Curated by Cui Cancan, the exhibition focuses on Zhao Zhao's most important works within past few years, including painting, sculpture, installation, and other objects. This is Zhao Zhao’s first large scale solo exhibition in Shanghai.
The earliest piece among showcasing works came from the Jurassic period, which is 100 million years ago; followed up by stone plow from the Neolithic period – one of the first tool of production; later, came the pre-dynastic jade discs, Sui and Tang dynasty sculptures, Song dynasty porcelain, late Qing dynasty peaches of longevity, and modern screws and earphones. In the space, viewers will also find the sky over New York, texts from western China, Tibetan ladders to heaven, the constellations over Beijing, and the solid asphalt roads and soft cotton that can be found the world over.
Zhao Zhao, unlike many other artists, has brought together in his works different vocabularies that come from disparate times and places. As an important figure in the new generation of artists, he has crossed time and space to connect history with new trends in our current reality. He has broken barriers that are otherwise difficult to overcome, using them in contemporary art to create a distinctive artistic style and way of working.
This exhibition is focused on Zhao Zhao’s recent works and presents a few dozen of the most important pieces. The exhibition connects his Green, White, and Pink series from different periods, and integrates his Western Trilogy with streetwear projects developed in different cities to tell a new story under the exhibition title “Zhao Zhao”.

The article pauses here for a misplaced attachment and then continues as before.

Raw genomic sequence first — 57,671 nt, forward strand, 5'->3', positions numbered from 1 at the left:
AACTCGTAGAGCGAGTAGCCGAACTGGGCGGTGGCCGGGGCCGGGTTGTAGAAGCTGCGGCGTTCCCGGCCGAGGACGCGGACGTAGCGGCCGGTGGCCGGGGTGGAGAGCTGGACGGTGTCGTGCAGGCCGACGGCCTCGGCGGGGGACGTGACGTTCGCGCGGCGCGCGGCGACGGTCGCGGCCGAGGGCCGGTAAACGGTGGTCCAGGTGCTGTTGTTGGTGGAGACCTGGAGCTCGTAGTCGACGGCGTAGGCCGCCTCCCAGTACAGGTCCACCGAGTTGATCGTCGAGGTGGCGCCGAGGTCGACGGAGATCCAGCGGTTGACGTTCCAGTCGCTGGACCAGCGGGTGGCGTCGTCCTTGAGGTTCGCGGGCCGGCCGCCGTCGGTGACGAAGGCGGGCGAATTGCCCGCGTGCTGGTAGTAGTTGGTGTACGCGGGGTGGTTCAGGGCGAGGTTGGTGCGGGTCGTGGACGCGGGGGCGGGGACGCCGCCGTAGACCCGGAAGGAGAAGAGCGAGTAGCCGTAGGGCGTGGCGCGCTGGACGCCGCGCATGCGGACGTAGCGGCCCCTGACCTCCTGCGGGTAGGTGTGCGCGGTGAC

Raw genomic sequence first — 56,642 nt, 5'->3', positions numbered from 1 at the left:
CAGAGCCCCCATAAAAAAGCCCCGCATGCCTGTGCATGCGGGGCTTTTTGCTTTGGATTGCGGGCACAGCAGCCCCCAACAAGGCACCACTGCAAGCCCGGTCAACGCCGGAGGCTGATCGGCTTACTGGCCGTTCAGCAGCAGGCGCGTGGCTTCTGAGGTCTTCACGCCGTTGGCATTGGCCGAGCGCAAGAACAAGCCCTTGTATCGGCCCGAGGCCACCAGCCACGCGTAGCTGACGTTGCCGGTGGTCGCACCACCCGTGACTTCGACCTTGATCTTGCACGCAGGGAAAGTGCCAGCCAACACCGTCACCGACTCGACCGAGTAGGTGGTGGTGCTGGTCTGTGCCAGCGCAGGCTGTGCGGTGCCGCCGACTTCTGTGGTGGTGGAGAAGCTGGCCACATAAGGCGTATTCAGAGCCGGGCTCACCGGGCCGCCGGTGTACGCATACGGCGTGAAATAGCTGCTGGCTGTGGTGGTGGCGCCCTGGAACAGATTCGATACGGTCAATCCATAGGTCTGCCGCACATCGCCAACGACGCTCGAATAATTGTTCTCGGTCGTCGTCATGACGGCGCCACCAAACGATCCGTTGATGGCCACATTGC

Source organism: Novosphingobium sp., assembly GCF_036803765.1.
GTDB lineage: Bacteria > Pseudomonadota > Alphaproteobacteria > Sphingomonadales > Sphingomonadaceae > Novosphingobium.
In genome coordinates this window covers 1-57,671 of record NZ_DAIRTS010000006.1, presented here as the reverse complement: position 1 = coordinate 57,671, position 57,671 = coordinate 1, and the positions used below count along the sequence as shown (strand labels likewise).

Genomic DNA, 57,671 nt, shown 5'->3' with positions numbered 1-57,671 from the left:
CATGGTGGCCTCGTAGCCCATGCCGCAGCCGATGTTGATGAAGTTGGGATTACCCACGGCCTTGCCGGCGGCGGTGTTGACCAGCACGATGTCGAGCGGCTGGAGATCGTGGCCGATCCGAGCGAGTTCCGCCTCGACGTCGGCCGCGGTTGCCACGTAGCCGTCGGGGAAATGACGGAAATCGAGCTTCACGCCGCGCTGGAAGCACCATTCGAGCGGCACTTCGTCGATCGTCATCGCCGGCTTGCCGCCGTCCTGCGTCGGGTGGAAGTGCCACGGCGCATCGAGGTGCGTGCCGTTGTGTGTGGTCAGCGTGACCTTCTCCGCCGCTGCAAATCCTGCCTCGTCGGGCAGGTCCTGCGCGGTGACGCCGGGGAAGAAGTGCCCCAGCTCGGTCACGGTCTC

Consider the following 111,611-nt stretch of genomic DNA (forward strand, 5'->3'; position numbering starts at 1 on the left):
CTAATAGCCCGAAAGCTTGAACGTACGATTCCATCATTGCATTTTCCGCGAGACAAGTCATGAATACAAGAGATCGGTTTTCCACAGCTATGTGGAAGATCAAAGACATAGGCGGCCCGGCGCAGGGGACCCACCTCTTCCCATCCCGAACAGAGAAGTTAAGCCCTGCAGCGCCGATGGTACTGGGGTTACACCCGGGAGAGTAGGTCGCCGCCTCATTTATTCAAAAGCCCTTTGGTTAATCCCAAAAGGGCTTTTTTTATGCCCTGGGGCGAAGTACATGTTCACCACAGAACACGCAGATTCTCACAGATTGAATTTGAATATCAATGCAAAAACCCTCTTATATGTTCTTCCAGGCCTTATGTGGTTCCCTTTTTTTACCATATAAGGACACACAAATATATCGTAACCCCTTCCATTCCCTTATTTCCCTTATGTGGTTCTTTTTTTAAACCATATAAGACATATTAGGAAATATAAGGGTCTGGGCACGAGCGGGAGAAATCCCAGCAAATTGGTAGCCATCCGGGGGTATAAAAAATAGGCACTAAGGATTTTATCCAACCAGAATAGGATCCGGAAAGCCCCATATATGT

The story begins with Constellations, a portrait of time and space. These glittering stars permeate all of the works in the exhibition. Here, the past, present, and metaphor transmitted through time and space become art forms that are continuously developed.
Three cases display the inspirations and sources for Zhao Zhao’s works, as well as art and objects from different historical periods, which become a way for us to view the development of the artist’s ideas. Self-portraiture alludes to the beginning of this journey, with a Longshan jade cong vessel, an arm covered in totemic symbols, a line painted in a second, the impact of a car accident, a teacup that Emperor Huizong favored, and the dream of transforming into an immortal. The ladders to heaven nearby shift the historical perspective toward ancient Tibetan views on life and death. We must ask ourselves how faith can liberate earthly dreams.
While traveling, Zhao Zhao painted the sky in different cities. The realities under this sky are very different. Following the rise of industrialized cotton and the various changes that the industry has undergone, that story has been washed away, leaving behind a vast white landscape. After the cotton has been burned, black shapes are left behind, specifically monumental squares and circles. The power of the light spreading cotton was like a black hole in the universe, constantly emitting new energy.
In Extremis finishes the story at the end of the exhibition. The hazy and solemn pieces of copper are like a Mass, transforming the past of his previous work into indistinct forms and pushing the few symbolic words toward a broader past and present.
Zhao Zhao’s work is like the fossil encapsulating microorganisms and a chance drop of amber, or the secret combination of art and history. When we think of it, it’s like a shining moon amidst the stars.
About the Artist